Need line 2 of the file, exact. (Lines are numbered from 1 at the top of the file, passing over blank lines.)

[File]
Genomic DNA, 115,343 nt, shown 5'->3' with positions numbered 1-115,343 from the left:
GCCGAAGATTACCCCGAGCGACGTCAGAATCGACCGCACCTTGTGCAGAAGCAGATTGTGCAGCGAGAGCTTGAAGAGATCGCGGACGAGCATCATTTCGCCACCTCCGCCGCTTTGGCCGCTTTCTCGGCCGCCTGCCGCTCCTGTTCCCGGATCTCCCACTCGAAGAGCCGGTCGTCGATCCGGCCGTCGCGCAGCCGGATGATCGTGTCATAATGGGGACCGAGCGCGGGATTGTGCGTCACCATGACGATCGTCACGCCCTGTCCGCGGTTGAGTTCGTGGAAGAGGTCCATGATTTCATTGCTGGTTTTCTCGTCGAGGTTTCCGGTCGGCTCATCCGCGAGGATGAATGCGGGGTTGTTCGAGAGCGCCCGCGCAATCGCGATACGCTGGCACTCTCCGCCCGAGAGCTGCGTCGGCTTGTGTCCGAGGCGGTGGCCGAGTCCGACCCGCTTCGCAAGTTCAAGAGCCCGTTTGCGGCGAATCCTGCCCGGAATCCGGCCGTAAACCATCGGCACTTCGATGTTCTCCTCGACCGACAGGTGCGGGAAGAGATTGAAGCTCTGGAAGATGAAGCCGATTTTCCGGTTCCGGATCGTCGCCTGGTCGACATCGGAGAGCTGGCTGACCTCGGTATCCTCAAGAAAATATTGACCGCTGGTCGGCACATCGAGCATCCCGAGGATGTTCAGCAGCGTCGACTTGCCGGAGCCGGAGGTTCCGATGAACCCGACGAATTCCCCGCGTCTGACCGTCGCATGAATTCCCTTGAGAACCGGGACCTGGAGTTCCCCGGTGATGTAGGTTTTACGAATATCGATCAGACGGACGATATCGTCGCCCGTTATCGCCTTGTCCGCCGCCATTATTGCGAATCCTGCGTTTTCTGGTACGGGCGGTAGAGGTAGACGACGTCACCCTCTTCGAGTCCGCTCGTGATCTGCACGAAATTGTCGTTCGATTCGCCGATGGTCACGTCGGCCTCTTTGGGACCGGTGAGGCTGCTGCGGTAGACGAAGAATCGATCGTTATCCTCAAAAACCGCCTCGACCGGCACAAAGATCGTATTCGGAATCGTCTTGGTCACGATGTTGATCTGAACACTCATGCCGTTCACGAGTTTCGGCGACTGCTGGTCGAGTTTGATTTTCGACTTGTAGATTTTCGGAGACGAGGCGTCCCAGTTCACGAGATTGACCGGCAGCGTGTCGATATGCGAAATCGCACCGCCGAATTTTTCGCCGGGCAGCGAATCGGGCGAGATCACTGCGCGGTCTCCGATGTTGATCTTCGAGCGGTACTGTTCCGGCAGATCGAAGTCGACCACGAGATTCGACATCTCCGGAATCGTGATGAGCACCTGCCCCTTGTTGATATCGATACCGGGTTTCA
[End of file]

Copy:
GCCGAAGATTACCCCGAGCGACGTCAGAATCGACCGCACCTTGTGCAGAAGCAGATTGTGCAGCGAGAGCTTGAAGAGATCGCGGACGAGCATCATTTCGCCACCTCCGCCGCTTTGGCCGCTTTCTCGGCCGCCTGCCGCTCCTGTTCCCGGATCTCCCACTCGAAGAGCCGGTCGTCGATCCGGCCGTCGCGCAGCCGGATGATCGTGTCATAATGGGGACCGAGCGCGGGATTGTGCGTCACCATGACGATCGTCACGCCCTGTCCGCGGTTGAGTTCGTGGAAGAGGTCCATGATTTCATTGCTGGTTTTCTCGTCGAGGTTTCCGGTCGGCTCATCCGCGAGGATGAATGCGGGGTTGTTCGAGAGCGCCCGCGCAATCGCGATACGCTGGCACTCTCCGCCCGAGAGCTGCGTCGGCTTGTGTCCGAGGCGGTGGCCGAGTCCGACCCGCTTCGCAAGTTCAAGAGCCCGTTTGCGGCGAATCCTGCCCGGAATCCGGCCGTAAACCATCGGCACTTCGATGTTCTCCTCGACCGACAGGTGCGGGAAGAGATTGAAGCTCTGGAAGATGAAGCCGATTTTCCGGTTCCGGATCGTCGCCTGGTCGACATCGGAGAGCTGGCTGACCTCGGTATCCTCAAGAAAATATTGACCGCTGGTCGGCACATCGAGCATCCCGAGGATGTTCAGCAGCGTCGACTTGCCGGAGCCGGAGGTTCCGATGAACCCGACGAATTCCCCGCGTCTGACCGTCGCATGAATTCCCTTGAGAACCGGGACCTGGAGTTCCCCGGTGATGTAGGTTTTACGAATATCGATCAGACGGACGATATCGTCGCCCGTTATCGCCTTGTCCGCCGCCATTATTGCGAATCCTGCGTTTTCTGGTACGGGCGGTAGAGGTAGACGACGTCACCCTCTTCGAGTCCGCTCGTGATCTGCACGAAATTGTCGTTCGATTCGCCGATGGTCACGTCGGCCTCTTTGGGACCGGTGAGGCTGCTGCGGTAGACGAAGAATCGATCGTTATCCTCAAAAACCGCCTCGACCGGCACAAAGATCGTATTCGGAATCGTCTTGGTCACGATGTTGATCTGAACACTCATGCCGTTCACGAGTTTCGGCGACTGCTGGTCGAGTTTGATTTTCGACTTGTAGATTTTCGGAGACGAGGCGTCCCAGTTCACGAGATTGACCGGCAGCGTGTCGATATGCGAAATCGCACCGCCGAATTTTTCGCCGGGCAGCGAATCGGGCGAGATCACTGCGCGGTCTCCGATGTTGATCTTCGAGCGGTACTGTTCCGGCAGATCGAAGTCGACCACGAGATTCGACATCTCCGGAATCGTGATGAGCACCTGCCCCTTGTTGATATCGATACCGGGTTTCA